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and late at night, and not being able to get away simply because one is caught with his sympathies, with his imagination, with his desires, with his interests, he does get a point of view which, I think, comes only to us on any subject when we give it continuous attention. And, after the settlements have given this attention, they would indeed be very stupid to minimize the people who are engaged in charitable and correctional work. We need them at every possible point. In Chicago, for instance, we have a day nursery at Hull House. We would a great deal rather have some one else establish the nursery, and use our money for something else; but we have it because there are not enough nurseries in that part of the city. We have a free kindergarten, because we cannot get enough of them in the public schools of our ward. We have a coffee-house, from which we sell cheap foods in winter at cost, not because that sort of thing is what the settlement started out to do, but because we feel the pressure for it. One of the residents goes every day to the court, and has the children handed over to her probational care when they are first arrested,— not because we want to do that, but because we have no children's court and no probation officer. We have no feeling with regard to the charities but one of hearty good fellowship. But we do ask your help; and we ask, when we come to you with a point of view gained from long.and continuous observation, that together we may study how to remedy some of the conditions which are so tenacious, and operate so constantly against the very poorest people. Let the settlement represent the sentiments of working people who have received no charity. It is so easy to stand just on the line, and then to get across the line, and to have the public opinion of your neighbors and of the charitable societies think of you as a pauper.

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I have not that great fear of pauperizing people which many of you seem to have. It is the feeling with which you give a piece of bread or the feeling with which you take it which determines whether the transaction shall be a pauperizing one. We have all accepted our bread from somebody, at least until we were fourteen; and we have help all the time from all sorts of people. If we can only make the medium of giving friendly enough, if we can only make a real fellowship, it does not make any difference whether you give an old Latin grammar or a pair of shoes. I should feel very much ashamed if my neighbor next door did not come to me when she

wants money for her taxes, and borrow it from me as she would from any other friend. I should feel that I had been a failure as a friendly neighbor. Money is not so different from the rest of life, and shoes and soup need not be so different from books and pictures. You can transfigure and transform them in the feeling of friendliness and kindliness. But you cannot do it wholesale. You cannot do it unless you really know people, and unless your feeling is genuine.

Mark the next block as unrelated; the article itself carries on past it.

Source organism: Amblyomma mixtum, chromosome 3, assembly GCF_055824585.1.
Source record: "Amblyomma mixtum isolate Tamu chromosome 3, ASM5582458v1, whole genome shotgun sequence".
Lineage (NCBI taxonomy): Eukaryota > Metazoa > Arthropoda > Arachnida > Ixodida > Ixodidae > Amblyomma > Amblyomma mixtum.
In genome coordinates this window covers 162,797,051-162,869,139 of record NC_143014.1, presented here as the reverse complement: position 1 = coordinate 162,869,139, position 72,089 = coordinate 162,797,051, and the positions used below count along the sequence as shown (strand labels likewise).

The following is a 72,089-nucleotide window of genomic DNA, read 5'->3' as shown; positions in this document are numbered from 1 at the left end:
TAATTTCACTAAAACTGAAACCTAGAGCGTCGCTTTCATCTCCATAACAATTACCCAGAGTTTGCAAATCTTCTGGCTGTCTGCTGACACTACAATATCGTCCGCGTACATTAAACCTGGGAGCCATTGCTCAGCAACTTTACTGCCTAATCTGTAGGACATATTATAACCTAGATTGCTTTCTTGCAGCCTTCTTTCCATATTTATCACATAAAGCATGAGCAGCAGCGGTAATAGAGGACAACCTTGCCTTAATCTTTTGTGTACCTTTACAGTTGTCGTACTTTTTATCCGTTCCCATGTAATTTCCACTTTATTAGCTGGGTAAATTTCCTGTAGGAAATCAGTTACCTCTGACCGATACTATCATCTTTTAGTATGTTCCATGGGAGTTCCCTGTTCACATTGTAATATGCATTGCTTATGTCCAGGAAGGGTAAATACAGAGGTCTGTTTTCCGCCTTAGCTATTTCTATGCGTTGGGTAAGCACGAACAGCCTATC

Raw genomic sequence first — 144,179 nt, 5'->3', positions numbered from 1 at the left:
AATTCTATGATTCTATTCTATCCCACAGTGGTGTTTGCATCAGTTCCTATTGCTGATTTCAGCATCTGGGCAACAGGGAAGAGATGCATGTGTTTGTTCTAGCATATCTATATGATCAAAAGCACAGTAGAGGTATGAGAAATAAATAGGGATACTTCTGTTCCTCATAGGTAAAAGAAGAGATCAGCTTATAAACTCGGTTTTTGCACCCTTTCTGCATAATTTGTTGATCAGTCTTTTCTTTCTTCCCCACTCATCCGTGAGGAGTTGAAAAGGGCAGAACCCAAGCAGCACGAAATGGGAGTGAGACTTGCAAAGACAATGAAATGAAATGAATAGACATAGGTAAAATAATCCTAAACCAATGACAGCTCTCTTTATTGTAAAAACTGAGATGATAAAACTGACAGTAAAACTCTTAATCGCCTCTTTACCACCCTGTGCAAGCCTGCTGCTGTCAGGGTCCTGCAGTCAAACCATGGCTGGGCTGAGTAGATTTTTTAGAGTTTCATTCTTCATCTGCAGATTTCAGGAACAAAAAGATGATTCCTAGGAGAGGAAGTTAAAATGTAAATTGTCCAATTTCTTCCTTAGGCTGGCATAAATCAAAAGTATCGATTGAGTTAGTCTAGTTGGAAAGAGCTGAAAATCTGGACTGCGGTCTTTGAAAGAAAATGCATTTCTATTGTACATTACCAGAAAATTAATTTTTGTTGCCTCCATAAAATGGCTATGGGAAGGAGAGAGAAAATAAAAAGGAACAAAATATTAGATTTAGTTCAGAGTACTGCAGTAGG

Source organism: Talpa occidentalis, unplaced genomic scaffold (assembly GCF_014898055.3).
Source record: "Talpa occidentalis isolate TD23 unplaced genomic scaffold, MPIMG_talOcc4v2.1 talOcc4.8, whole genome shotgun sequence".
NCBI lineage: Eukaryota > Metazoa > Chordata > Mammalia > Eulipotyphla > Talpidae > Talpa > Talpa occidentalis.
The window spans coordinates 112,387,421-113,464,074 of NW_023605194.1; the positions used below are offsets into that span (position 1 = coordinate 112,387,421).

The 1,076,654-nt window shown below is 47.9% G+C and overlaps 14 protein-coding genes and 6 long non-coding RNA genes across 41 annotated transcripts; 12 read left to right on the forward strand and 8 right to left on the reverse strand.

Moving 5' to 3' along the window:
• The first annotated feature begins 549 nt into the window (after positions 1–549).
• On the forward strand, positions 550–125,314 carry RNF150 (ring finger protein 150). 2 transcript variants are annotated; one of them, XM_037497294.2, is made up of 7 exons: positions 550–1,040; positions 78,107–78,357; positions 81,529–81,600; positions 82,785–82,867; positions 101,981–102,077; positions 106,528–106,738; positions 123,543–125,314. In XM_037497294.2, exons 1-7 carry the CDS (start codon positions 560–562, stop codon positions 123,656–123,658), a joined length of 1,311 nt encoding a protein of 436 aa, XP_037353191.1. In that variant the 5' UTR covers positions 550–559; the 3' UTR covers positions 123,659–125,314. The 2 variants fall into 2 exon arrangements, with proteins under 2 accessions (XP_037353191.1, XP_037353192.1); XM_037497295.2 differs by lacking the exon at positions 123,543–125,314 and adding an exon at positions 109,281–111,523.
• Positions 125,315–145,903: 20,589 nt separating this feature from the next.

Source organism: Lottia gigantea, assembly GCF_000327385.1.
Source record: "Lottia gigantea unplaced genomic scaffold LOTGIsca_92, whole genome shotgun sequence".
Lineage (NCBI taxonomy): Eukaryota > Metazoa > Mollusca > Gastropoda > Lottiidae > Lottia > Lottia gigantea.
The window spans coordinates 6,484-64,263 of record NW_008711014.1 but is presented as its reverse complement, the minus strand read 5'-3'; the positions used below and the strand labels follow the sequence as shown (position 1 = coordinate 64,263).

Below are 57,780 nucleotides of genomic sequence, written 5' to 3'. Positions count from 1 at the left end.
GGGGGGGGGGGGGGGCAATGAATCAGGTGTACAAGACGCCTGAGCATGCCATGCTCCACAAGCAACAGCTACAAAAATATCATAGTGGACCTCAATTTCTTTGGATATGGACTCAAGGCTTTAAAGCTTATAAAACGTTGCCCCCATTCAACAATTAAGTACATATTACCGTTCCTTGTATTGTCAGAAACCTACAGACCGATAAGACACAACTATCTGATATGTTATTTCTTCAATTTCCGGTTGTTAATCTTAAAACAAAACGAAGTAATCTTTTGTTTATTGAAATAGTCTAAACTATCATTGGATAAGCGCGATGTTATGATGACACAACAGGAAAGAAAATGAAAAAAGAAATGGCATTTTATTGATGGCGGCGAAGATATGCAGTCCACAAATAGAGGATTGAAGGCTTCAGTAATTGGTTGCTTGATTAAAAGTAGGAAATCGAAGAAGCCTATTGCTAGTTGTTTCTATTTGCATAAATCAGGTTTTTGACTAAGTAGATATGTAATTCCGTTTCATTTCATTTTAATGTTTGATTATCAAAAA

This may be the only right view the settlement has at such a conference, that its feeling for the poor is genuine, and that it gets a glimpse of charity from their point of view.



Moral Reform in Ontario.



In this Province we have about 2,500,000 people. 400,000 of these are in twenty-four cities and towns of 5,000 and upward. Of these, Toronto is the largest, with 200,000; next Hamilton, with 55,000. Four have more than 20,000; the others, between 5,000 and 20,000.

As to the origin of the people, the great bulk, probably over 2,000,000, are of English-speaking races. The other considerable elements are about 100,000 French Canadians, chiefly in the valley of the Ottawa, with about 20,000 west of us in the neighborhood of Detroit. There are probably about an equal number of Germanspeaking people in the Province. These, however, are not recent arrivals, but are chiefly descendants of the German-speaking people of the United States. Both of these classes are very thrifty, industrious, law-abiding, and do not present any special social problem.

Another point to be borne in mind in connection with our community is this, that, speaking broadly, we have no slums, no tenements, as the words are understood in your large cities, no immigrant population, so that many of the problems which are perplexing you, and toward which your efforts are directed, are to us unknown.

Another subject that I think is worthy of mention is that the observance of Sunday as a day of rest is more marked in Ontario than in any other community. I speak of it not only as a day of rest, but as to church attendance. One of our enterprising newspapers recently took a church census of this city, and the result was a surprise even to those who looked upon this as a church-going people. It was found that the aggregate church attendance on that